You “Knead” to Try Anyway

Recently, my nephew got me hooked on The Great British Baking Show, which I watch through Netflix. Have you seen it? This show has been on for years, and I just learned about it. If you’re unfamiliar with the premise, it involves amateur British bakers competing in three baking challenges each week.

Their efforts, at least in season 1, were judged by Mary Berry, who writes cookbooks, and Paul Hollywood, a well-known chef. I wasn’t familiar with either person. They both frighten me. Paul has a piercing stare. Mary Berry makes me think of the “prunes and prisms” comment of Mrs. General in Little Dorrit by Charles Dickens.

The judges and hosts (Sue Perkins and Mel Giedroyc) of The Great British Baking Show

Each week, one person is voted off. Standard reality TV stuff. Twelve started the show. I’ve watched several episodes of season 1, so I’ve seen several people voted off.   

If you decide to watch the show, I would advise you to have some baked goods on hand. Otherwise you’ll be extremely hungry.

What I love about the show is the fact that the bakers are told to bake something within a time limit, but aren’t given any other instructions. Like one week, they were told to make a Swiss roll. Another week, they had to make a “self-saucing pudding.” I would have stood there, staring stupidly at the hosts. But the bakers rose to each challenge using their creativity.

One week, one of the bakers threw a slight temper tantrum after a mishap with his dessert. Instead of showing the judges what he had, he tossed his dessert in the garbage, rather than present something flawed. The others watched, horrified, as he stalked away.

Actually, I can see why he did that. The judges never hesitate to tell the bakers what’s wrong with their creations. “This is a mess.” “This tastes burnt.” “You should have left it in five more minutes.” But because the bakers love to bake (and love to be on the show), they willingly put themselves out there.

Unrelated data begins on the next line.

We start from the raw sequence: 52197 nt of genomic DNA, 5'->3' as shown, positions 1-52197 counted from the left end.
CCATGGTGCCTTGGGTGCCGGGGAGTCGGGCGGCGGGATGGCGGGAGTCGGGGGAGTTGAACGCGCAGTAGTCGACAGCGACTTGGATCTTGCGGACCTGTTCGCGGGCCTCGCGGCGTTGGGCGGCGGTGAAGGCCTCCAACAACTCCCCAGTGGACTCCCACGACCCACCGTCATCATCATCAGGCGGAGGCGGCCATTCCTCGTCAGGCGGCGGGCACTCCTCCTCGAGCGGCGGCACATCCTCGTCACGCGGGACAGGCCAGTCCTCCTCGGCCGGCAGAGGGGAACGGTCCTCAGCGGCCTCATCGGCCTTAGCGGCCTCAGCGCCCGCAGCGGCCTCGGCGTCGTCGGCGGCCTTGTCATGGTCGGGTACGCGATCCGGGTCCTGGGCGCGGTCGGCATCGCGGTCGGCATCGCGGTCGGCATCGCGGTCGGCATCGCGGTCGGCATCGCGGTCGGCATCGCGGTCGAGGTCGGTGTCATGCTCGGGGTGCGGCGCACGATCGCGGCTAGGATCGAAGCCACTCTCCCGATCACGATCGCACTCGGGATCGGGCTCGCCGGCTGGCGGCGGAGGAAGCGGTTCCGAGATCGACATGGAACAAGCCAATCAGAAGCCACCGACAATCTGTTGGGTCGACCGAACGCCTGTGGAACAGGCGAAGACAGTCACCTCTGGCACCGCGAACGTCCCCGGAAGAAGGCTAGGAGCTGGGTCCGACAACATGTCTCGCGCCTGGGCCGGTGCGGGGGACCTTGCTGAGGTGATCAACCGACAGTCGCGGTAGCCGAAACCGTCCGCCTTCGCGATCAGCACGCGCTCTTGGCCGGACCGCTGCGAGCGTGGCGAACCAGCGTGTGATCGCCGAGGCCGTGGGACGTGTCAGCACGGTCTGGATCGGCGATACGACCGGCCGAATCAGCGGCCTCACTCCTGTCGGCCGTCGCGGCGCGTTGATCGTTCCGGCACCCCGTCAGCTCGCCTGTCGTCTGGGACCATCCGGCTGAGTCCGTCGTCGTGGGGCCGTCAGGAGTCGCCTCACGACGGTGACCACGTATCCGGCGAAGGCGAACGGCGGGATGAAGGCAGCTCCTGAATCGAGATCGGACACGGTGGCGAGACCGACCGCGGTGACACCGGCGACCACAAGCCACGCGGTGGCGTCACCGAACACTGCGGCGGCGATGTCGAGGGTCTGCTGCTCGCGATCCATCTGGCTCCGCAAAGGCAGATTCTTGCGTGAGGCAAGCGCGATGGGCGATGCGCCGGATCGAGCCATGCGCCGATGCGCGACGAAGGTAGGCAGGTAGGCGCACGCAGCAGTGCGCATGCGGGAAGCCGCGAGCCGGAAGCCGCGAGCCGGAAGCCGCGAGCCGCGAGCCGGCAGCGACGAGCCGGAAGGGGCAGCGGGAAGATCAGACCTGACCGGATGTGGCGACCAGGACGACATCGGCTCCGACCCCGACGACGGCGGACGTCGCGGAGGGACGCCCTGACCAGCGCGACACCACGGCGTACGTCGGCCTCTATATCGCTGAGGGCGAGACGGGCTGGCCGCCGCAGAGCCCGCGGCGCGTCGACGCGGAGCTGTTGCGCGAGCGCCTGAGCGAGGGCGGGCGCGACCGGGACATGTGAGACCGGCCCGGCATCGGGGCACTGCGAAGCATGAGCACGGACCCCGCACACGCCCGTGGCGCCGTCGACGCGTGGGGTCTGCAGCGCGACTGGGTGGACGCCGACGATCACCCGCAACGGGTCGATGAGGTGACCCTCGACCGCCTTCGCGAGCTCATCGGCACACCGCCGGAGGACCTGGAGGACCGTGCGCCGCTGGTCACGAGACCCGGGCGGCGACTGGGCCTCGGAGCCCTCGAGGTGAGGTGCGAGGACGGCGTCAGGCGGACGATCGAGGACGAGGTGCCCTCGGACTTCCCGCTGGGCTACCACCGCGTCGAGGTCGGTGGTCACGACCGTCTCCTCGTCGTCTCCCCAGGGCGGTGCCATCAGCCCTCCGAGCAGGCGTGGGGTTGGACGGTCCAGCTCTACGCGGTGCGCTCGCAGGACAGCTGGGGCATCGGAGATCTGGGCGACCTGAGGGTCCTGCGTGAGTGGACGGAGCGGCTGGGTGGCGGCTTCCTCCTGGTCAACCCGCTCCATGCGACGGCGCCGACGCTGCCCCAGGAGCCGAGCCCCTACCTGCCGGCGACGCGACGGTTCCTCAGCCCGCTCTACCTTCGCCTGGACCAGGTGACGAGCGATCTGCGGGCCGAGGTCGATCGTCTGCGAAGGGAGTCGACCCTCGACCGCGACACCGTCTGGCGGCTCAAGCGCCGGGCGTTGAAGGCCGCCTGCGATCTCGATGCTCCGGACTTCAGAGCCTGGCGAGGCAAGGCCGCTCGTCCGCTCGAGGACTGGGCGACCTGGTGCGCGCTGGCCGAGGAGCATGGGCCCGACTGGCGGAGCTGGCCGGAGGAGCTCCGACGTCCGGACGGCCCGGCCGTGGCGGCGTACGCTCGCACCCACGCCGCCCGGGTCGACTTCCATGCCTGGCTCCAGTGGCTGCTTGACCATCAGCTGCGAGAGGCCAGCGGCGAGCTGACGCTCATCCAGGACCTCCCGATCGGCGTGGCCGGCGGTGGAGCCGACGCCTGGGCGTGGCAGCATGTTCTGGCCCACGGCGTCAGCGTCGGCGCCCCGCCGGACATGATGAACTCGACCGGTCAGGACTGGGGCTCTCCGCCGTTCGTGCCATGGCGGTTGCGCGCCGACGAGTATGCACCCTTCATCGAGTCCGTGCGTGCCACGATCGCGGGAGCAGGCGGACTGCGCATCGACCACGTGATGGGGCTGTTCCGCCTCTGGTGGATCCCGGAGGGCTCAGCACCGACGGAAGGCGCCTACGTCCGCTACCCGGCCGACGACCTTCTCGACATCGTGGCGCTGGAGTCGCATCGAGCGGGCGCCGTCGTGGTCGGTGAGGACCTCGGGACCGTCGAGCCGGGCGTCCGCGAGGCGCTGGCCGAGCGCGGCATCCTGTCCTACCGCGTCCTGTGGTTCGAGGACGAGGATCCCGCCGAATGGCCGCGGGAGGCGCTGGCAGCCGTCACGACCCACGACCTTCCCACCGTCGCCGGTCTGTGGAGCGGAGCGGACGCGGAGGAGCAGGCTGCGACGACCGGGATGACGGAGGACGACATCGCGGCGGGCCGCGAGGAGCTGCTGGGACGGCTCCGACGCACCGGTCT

I can’t help thinking of the process of writing. A writer sits down to write without being given any instructions. Oh, there are tips here and there on world building and creating memorable characters. But a tip can’t really guarantee that a book, a screenplay, or a poem will turn out well. After completing the work, he or she then might show the work to a beta reader or an agent or an editor and run the risk of scathing criticism. But a writer puts himself/herself out there, hoping someone will love his/her creation.

Have you ever thought about writing something totally outside of your comfort zone—like many of the challenges the bakers faced on The Great British Baking Show? You might fail or you might succeed. But does failure mean you shouldn’t try, even if you’re not sure about what you’re doing?

Like the baker who threw away his presentation, I’ve thrown away whole novels, because I thought their flaws were too great to fix. But with one novel at least, I’d like to start over with new characters. I still like the basic idea of the novel.

Watching The Great British Baking Show reminds me of the value of taking risks and trying something new, instead of always playing it safe. Even if I don’t exactly know how to do something, that doesn’t mean I shouldn’t try it.

How about you? Facing a challenge? What will you do?

Kitty thinks she could have been a contender on The Great British Baking Show. For obvious reasons.

Great British Baking Show logo found at Judges and hosts photo from Cake images from Pie image from Swiss roll from Composition book from

40 thoughts on “You “Knead” to Try Anyway

  1. I’ve never seen this show, L. Marie. I love to bake, but I could never do it under that kind of pressure. As for writing, I tend to write more when under the pressure of a contract.

    • I think you’d like the show, Jill. I mentioned it to a friend who said she’d seen two episodes of it. And I’d never heard of it before my nephew mentioned it!

      I know what you mean. Deadlines and contracts are great motivators.

    • Agreeing with L. Marie, Jill. I think you would like the show as well. The bakers can be quite creative and come from all walks of life. They do get voted out, but, well, it’s a British show, so they are much more proper in being dismissed. 🙂